WELLINGTON (Radio New Zealand International/ Solomon Star/ Pacific Media Watch): The Solomon Islands Prime Minister, Manasseh Sogavare, has called on France to implement the decolonisation process for French Polynesia approved by the United Nations two years ago.
In 2013, the General Assembly voted for a resolution sponsored by Solomon Islands to re-inscribe the territory on the UN Decolonisation List but Paris has all but ignored the decision.
France has said it would not buy into the UN decolonisation process and also ruled out holding an immediate independence referendum as requested by the Territorial Assembly.
Speaking at the UN in New York last week, Sogavare urged France to change.
"Solomon Islands calls on the administrating power to fully co-operate with the work of the special committee. We note that 30 years of nuclear testing by the administrating power caused widespread atomic radiation and has resulted in considerable health and environmental concern."
Hope for independence
Earlier this year a pro-independence politician in French Polynesia said the territory was poised for the moment France decides to join negotiations about self- determination.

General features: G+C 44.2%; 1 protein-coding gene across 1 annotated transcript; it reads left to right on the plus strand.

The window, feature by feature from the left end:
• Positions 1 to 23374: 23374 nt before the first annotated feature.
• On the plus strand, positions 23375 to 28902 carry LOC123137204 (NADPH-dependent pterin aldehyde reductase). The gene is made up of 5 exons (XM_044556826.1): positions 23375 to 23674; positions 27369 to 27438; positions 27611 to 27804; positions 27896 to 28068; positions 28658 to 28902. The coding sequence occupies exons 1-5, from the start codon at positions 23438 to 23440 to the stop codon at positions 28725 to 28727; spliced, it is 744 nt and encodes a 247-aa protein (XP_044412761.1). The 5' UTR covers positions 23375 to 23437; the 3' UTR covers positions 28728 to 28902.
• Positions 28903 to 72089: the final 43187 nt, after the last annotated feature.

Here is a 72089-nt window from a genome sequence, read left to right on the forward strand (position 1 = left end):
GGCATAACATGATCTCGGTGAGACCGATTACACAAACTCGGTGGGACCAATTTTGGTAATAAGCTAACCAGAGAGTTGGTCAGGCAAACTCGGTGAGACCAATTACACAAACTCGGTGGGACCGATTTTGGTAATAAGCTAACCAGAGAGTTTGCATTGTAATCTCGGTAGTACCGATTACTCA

It has been two years since the UN put French Polynesia back on the list of territories to be decolonised.
French Polynesian assembly member Richard Tuheiava said, before being put on the list, there was no hope for independence.
"There is no signal from the administering power that that they will come to a dialogue that was requested by the original resolution. We're not sure that this game is going to be very sustainable, but we're waiting for the moment that France will come back to the table."
Sogavare also used his address to call on the UN to do more in investigating and monitoring allegations of human rights abuse and violations in the Papua and West Papua regions of Indonesia.
He said Solomon Islands, together with the Pacific Islands Forum, were seeking genuine dialogue and cooperation with Indonesia to resolve and dissolve the reported allegations of human rights violations.
"We appeal to the government of Indonesia to allow free and unrestricted access to this mission in the true spirit of regional cooperation. In the long term however, the United Nations cannot shy away from the root causes of these violations."
The Pacific Islands Forum Leaders in their recent 'Leaders Summit' in Port Moresby asked the Forum Chair (currently Prime Minister of Papua New Guinea Peter O' Neill) to consult Indonesia on a fact finding mission to establish the alleged abuse of human rights there.
The summit resolved to appeal to the Indonesian government to allow free and unrestricted access to this mission "in the true spirit of regional cooperation".
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